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    ABSTRACT: Study Design. Retrospective case series of surgically treated adolescent scoliosis patients. Objective. To assess the radiographic changes of cervical kyphosis and to identify the possible factors affecting post-op sagittal cervical kyphosis in a surgically treatment patients with adolescent idiopathic scoliosis. Summary of Background Data. Cervical kyphosis is a well recognized phenomenon in patient with adolescent idiopathic scoliosis. Despite recent reports, the prevalence, radiographic changes and the possible factors affecting post-op sagittal cervical kyphosis are still controversial. Materials and Methods. A retrospective review of a single center database was performed on 133 consecutive patients with adolescent idiopathic scoliosis treated with long instrumented (>5 levels) spine fusion. (minimum 2yrs. mean 3.3 years, range from 2 years to 5.5 years). 89 patients met all the inclusion criteria. The pre-op and post-op radiographic measurement and patient demographics were investigated. Results. Post-op cervical kyphosis was observed in 46 patients. Cobb angle decreased from 48.1+/-13.1 ° to 15.4+/-11.1 ° at the final follow-up. Cervical kyphosis significantly decreased from 5.5+/-8.9° pre-op to -1.5+/-8.9 degrees at the final follow-up. No difference was observed for T2-T5, T5-T12, LL, SS, PI, PT and SVA during the follow-up. Notably, T2 sagittal tilt was significantly increased from pre-op to the final follow-up. Pearson’s correlation coefficient test showed strong correlation between post-op cervical lordosis and T2 sagittal tilt (r=0.73, p<0.001). Conclusion. Despite the significant increase of cervical lordosis, 85% of patients still have a kyphotic or less lordotic spine. The strong positive association between cervical lordosis and T2 sagittal tilt suggests that the sagittal cervical alignment of adolescent idiopathic scoliosis patients is closely related to the global sagittal spine balance rather than thoracic kyphosis.
    No preview · Article · Nov 2013
  • Mitsuru Yagi · Masakazu Takemitsu · Masafumi Machida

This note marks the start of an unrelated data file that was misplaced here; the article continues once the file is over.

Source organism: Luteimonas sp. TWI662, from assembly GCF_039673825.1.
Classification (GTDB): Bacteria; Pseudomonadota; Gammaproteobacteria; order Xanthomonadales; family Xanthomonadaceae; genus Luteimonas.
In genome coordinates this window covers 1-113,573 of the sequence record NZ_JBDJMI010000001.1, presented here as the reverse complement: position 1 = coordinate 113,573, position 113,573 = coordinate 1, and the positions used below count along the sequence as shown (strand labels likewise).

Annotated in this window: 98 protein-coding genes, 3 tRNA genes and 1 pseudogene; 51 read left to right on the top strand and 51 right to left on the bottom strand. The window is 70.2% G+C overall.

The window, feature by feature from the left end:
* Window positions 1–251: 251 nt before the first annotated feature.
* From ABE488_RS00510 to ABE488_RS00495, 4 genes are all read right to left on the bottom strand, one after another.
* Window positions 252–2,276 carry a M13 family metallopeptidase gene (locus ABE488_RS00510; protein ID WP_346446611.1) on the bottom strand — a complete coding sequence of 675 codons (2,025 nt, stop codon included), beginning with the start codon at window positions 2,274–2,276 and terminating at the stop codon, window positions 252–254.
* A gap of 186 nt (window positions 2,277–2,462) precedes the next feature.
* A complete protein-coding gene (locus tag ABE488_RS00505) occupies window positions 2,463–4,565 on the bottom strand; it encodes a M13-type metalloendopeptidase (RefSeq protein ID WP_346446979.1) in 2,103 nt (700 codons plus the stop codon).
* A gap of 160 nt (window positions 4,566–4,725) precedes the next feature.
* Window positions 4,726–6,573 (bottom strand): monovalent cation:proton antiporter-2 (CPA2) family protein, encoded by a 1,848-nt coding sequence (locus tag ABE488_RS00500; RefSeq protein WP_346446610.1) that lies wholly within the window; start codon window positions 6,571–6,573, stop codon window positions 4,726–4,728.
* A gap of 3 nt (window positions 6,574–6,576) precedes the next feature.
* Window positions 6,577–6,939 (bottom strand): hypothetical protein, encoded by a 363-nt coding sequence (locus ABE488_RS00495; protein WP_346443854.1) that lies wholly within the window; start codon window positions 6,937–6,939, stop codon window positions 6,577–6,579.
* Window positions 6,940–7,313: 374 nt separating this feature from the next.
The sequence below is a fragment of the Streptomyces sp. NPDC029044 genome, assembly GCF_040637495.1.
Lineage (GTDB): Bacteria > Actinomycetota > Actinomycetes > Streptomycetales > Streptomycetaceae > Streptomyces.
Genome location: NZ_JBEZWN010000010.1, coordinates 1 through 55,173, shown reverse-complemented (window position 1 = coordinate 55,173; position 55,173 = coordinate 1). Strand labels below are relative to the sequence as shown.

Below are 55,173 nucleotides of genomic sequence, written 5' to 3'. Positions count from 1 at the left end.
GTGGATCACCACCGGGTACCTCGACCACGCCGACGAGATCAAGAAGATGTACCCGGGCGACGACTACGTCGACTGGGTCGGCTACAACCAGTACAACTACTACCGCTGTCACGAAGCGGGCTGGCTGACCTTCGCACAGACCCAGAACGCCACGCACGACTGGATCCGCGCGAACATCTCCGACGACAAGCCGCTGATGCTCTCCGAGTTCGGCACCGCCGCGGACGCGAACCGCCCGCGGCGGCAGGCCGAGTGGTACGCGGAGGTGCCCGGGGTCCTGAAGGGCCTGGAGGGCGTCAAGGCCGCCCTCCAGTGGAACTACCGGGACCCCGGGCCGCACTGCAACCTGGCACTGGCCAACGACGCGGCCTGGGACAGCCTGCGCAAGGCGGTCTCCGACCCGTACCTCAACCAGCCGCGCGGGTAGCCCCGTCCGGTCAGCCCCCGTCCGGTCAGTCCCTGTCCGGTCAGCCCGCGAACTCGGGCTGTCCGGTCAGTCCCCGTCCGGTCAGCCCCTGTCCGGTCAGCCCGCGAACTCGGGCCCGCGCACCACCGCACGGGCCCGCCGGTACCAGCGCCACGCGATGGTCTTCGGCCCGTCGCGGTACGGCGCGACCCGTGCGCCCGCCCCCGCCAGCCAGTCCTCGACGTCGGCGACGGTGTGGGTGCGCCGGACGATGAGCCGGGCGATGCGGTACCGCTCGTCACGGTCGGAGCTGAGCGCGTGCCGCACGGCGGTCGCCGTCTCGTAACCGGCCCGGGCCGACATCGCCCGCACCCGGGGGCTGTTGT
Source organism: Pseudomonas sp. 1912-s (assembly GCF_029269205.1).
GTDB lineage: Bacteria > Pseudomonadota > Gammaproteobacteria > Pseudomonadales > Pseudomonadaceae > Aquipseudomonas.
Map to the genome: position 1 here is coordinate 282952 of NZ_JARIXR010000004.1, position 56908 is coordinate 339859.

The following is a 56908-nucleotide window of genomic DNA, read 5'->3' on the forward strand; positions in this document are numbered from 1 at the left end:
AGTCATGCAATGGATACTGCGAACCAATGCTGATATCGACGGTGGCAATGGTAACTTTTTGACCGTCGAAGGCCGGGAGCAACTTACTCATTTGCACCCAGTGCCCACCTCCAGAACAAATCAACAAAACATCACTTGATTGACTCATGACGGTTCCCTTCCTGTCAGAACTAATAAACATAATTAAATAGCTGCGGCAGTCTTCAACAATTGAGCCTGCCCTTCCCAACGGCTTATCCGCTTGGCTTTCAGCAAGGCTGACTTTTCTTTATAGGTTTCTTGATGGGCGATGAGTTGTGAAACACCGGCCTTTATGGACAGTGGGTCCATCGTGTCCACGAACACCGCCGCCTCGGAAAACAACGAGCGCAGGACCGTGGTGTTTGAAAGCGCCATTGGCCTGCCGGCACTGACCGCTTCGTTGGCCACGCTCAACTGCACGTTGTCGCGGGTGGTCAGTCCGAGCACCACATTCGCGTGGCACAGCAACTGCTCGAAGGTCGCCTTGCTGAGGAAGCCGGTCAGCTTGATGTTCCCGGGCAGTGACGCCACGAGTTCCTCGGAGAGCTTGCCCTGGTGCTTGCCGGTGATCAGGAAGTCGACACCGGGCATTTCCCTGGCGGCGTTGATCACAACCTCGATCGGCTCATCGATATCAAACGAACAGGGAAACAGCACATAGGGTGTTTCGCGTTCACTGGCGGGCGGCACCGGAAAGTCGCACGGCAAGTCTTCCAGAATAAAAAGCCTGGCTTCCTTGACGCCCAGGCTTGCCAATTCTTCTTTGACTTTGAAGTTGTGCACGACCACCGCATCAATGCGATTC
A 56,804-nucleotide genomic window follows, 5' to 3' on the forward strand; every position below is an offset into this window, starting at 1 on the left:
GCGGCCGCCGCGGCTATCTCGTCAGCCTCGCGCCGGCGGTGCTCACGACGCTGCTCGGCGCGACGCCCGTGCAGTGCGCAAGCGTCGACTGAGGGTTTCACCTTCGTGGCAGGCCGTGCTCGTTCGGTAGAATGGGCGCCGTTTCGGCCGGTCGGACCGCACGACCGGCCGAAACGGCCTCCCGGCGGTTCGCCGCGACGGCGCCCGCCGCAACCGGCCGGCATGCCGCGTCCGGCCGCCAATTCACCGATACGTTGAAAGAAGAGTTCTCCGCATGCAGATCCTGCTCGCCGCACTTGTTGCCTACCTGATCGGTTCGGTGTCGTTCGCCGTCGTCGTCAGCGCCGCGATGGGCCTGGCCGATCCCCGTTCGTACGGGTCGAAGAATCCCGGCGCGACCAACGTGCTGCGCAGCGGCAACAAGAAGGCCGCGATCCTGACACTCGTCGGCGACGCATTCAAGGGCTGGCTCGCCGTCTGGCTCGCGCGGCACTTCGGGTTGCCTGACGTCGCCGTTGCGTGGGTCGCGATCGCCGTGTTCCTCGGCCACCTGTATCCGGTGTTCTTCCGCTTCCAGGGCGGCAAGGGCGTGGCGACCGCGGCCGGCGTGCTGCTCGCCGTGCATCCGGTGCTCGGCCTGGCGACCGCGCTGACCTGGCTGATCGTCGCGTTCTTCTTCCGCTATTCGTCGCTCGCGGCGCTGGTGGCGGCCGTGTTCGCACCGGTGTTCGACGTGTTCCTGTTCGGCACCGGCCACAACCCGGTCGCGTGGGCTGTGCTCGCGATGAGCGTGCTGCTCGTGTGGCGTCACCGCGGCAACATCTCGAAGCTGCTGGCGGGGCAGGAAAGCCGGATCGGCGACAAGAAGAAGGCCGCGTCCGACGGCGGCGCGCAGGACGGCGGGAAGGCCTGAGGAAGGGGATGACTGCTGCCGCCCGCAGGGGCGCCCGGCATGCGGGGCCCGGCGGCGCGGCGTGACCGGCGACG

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    ABSTRACT: Study Design. Retrospective case series of surgically treated adolescent scoliosis patientsObjective. To assess the prevalence and independent risk factors of post-operation shoulder imbalance in surgically treated adolescent patients with idiopathic scoliosisSummary of Background Data. Despite recent reports that have identified risk factors for post-operation shoulder imbalance, the relative risks remain unclear.Methods. A retrospective review of 85 consecutive patients treated with thoracic fusion with a minimum 2-year follow-up (mean 3.1 years) was conducted to investigate the patient radiographic measurements and demographics. Shoulder height difference (SHD) was measured as the graded height difference of the soft tissue shadows. A SHD>2 cm indicated an unbalanced shoulder. Patient demographics and radiographic data were studied to determine risk factors for post-operation SHD. The potential risk factors included age, gender, Risser sign, Cobb angle, flexibility, apical vertebral rotation (AVR) of the main curve, UIV level, SHD, and clavicle chest cage angle difference (CCAD). Uni-variate and multi-variate logistic regression analyses were performed to determine the independent risk factors for post-operation shoulder imbalance.Results. Of the 85 patients, 21 patients presented post-operation shoulder imbalance. The uni-variate analysis indicated age, Risser sign, Cobb angle of the main curve, AVR of the main curve, and CCAD as risk factors, but the multi-variate logistic regression analysis showed that only AVR of the main curve and CCAD were independent risk factors for post-operation shoulder imbalance (AVR, p = 0.04, OR: 3.54; CCAD, p = 0.01, OR: 5.10).Conclusions. Post-operation shoulder imbalance was observed in 25% of the surgically treated adolescent patients. The CCAD and AVR of the main thoracic curve were independent risk factors for post-operation shoulder imbalance in surgically treated AIS patients. The significant correlation between CCAD and post-operation shoulder imbalance seen in the present study strongly suggests that the relationship of the shoulder girdle and chest cage has a role in maintaining shoulder balance.